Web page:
The best information which we coud obtain at Aranjuez with respect to military operations, was but very imperfect, and always more or less questionable; and tho one or other of the foreign Ministers saw every day Either the president of the Junta or Mr. Cevallos, yet because the communications with the armies were not well preserved, or from the desire of the government to conceal the true state of affairs, very little intelligence was procured in that mode: Thus it was not till our arrival at this place that we learnt of the entire defeat & dispersion of the army commanded by General Blake: It was evident however that the french had Received very large reinforcements, and after so long a time spent in movements which Seemed intended to avoid action, they on a sudden assumed a surprizing activity & vigor: it was said that the Emperor had taken the command in person, & certainly all the late operations of his armies justifies the conjecture: after defeating the advanced guard of the Estremaduran troops, the french took possession of Burgos and about the 17th. Novr. passing the Duero at Aranda they marched rapidly to the Samo-sierra, & attacked the strong pass (called Sepulveda) of those Mountains which was defended by a considerable force under the command of Genl. Sn. Juan; on the 21st. Novr. they penetrated in another quarter by Burgo de Osma, compelling General Castaños to retreat in great haste to Tarragona & Tudela in Navarre: On the 21st. an action took place at Tudela, in which the Spaniards fought with great obstinacy & courage, & routed the french on the right & centre of their army, but the left wing of the french army having succeeded in possessing itself of Tudela, this decided the day in their favor; & Castaños retreated to Borja, & from thence to Calataigu⟨ ⟩ & afterwards to Siguenza: Castaños is supposed to have suffered very severely, to have been completely routed & dispersed, & to have abandoned all his Equipages: there are not wanting those who accuse him of treason, but this is not to be beleived; in the present state of the public mind, very little distinction is made between misfortune & treason: the fact appears to be that he was outgeneralled, & that if he had taken proper care to defend Tudela, & had not detached from his army the 4th. division under Genl. La peña, he might have obtained a complete victory on the 21st.; it is also said that he was not properly supported by Palafox who commands the Arragonese, on account of some difference or jealousy between them; but it m⟨ay be⟩ also that the fault was in Palafox’s deficiency of military knowledge & experience. The pass of Samosierra appears to have been defended for some time with great obstinacy & valor against a large superiority, but on the 21st. it was beleived at M⟨adrid⟩ to ⟨have⟩ been forced, & General Morla who commands in the capital immediately began to throw up fortifications at which all ranks of its inhabitants worked day & night, before each of its gates: On what day the french army passed the Samosierra, or the particulars of what occurred there, we are not ascertained; Genl. Sn. Juan who commanded there is beleived to have betrayed his post, & wa⟨s⟩ killed by his own soldiers; the french suddenly made their appearance before Madrid to the amount of between 20 & 30.000 men on the night of the 1st. Inst., opened fire on it the 2d. and on or about the 4th. possessed themselves of the Retiro. Otherwise as to the state of Madrid & what may have passed there since that date scarcely any thing is known with certainty: by the last clause of the printed paper (No. 9) inclosed, which was published here on the 23d. instt. it woud Seem that the supreme Junta beleive General Morla or the other authorities commanding in Madrid must have surrendered the place by capitulation, but that the people have refused to submit to it: This statement conforms to the reports which have come from different parts of the country, or may have been founded on them: Only one person has arrived here who left Madrid since the 4th. Inst., He states that the people conformed to the capitulation: no letters have come here from a greater distance than Manzanares in La Mancha; thus there is an ample field open for conjectures of all kinds. Madrid is capable of making a considerable resistance, not being destitute either of military stores or of provisions; its proper population will Easily furnish 30.000 fighting men, & it has been prodigiously augmented on ye approach of the french, by the inhabitants of the Surrounding country: The determined character of the lower orders of the people; the rage with which they are inspired, not to be described; the Example of Saragosa & the near Expectation of Releif from the Armies without: these Seemed to render it highly probable that resistance woud be made till the very last Extremity: If there be treason amongst the authorities there as is Said, (but it may be weakness & timidity, or that disaffection to the supreme Junta which certainly has subsisted from the commencement⟨)⟩ this will account for the Capitulation, & may a⟨lso⟩ account for the hardiness of the enterprize on the part of the french; yet as far as concerns Genl. Morla whose patriotism has been hitherto wholly unblemished, & unsuspected, it may also be supposed; that he has been induced to abandon the defence of the place, by the insubordination & disorder of the people rendering it impossible in his judgment that it shoud be defended with due method.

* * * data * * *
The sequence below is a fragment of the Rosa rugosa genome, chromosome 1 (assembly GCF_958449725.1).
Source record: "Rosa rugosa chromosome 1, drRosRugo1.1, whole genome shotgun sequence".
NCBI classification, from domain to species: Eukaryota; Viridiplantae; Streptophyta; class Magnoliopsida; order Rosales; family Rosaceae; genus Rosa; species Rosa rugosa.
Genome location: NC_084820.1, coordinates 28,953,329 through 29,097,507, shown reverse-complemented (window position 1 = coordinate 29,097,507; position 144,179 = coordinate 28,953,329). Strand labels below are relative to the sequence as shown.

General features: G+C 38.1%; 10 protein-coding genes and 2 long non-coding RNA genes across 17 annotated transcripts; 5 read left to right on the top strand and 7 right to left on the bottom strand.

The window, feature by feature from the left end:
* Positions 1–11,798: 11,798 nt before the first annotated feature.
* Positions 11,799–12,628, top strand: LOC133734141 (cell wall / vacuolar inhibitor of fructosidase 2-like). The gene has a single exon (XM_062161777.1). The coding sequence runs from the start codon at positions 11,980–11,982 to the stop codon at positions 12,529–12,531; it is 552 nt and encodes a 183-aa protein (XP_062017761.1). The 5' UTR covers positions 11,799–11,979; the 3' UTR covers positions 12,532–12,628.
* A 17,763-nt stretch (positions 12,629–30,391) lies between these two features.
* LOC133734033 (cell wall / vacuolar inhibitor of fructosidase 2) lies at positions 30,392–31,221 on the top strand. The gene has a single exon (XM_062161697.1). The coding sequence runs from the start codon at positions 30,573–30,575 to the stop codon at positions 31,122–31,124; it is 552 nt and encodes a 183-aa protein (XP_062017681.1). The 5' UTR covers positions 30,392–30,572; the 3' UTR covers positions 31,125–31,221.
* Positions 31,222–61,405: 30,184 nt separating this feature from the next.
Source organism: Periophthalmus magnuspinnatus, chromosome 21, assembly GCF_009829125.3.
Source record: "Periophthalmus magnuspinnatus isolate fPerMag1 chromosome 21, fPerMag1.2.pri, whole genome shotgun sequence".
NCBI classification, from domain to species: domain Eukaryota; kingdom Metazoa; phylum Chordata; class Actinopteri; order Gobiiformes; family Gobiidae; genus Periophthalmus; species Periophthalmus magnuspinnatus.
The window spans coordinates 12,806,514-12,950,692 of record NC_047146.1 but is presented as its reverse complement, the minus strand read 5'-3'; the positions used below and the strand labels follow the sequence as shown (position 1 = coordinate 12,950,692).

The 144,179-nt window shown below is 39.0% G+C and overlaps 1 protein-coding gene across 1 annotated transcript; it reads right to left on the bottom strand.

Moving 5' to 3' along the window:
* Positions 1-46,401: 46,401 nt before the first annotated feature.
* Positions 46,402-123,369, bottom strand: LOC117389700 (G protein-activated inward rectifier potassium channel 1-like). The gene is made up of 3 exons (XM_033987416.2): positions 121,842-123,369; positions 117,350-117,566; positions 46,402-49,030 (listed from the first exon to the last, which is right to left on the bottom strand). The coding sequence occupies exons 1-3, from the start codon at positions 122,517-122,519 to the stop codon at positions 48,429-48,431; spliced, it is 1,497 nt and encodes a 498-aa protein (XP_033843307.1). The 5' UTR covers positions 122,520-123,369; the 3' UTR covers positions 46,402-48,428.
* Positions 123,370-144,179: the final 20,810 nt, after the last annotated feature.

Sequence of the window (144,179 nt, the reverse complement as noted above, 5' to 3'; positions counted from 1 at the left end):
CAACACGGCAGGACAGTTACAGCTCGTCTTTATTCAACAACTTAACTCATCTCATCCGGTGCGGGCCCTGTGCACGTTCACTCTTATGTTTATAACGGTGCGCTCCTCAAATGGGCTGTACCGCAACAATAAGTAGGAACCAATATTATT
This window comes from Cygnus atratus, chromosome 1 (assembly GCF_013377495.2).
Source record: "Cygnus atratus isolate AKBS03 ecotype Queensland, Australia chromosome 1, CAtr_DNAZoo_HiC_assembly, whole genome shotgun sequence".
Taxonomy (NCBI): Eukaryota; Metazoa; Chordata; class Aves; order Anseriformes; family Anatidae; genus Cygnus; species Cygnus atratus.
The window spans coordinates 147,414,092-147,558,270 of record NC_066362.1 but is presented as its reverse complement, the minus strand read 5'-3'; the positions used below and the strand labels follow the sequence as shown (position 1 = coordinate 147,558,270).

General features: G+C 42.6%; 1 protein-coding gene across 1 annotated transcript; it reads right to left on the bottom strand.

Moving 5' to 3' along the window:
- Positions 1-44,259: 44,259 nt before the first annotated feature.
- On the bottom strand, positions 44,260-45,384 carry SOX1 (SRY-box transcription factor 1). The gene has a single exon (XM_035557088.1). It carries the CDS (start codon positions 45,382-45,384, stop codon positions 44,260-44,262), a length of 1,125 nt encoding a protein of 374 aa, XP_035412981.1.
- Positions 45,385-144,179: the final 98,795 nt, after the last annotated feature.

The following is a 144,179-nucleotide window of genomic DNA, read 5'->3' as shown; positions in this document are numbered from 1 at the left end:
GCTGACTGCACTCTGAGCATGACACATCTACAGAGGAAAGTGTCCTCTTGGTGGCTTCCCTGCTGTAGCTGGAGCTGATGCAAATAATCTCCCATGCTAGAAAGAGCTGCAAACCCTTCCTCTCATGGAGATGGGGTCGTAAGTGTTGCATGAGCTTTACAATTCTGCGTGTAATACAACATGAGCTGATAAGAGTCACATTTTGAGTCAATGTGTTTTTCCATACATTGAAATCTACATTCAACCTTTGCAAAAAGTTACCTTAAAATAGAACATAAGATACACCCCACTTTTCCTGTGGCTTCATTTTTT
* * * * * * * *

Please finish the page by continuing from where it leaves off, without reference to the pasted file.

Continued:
As to the probabilities of the city’s being Releived; the Duke of Infantado who escaped from thence on the 2d. Inst. is supposed to have collected the Remains of Castaños’s army, & to have been chosen General in cheif by the acclamation of the Soldiers: we do not know his force or his precise position, but he is between Cuenca & Madrid with not less than 30.000; besides these one division of Castaños’s army nearly Entire (being about 20.000) under Genl. La peña, was on or about the 8h. of the month between Guadalaxara & Aranjuez; The pass of the Samosierra in the rear of the french is again occupied by the Spanish; & the English Army has finally put itself in motion, united with that of Romaña & the remains of Blakes army, making a total of near 70.000. These several forces it is to be presumed are approaching Madrid; the principal position of the English, (who have not yet entered into action) has been understood for some time past to be at Salamanca; where they are now is not known, but it is supposed within 16 leagues of the Capital.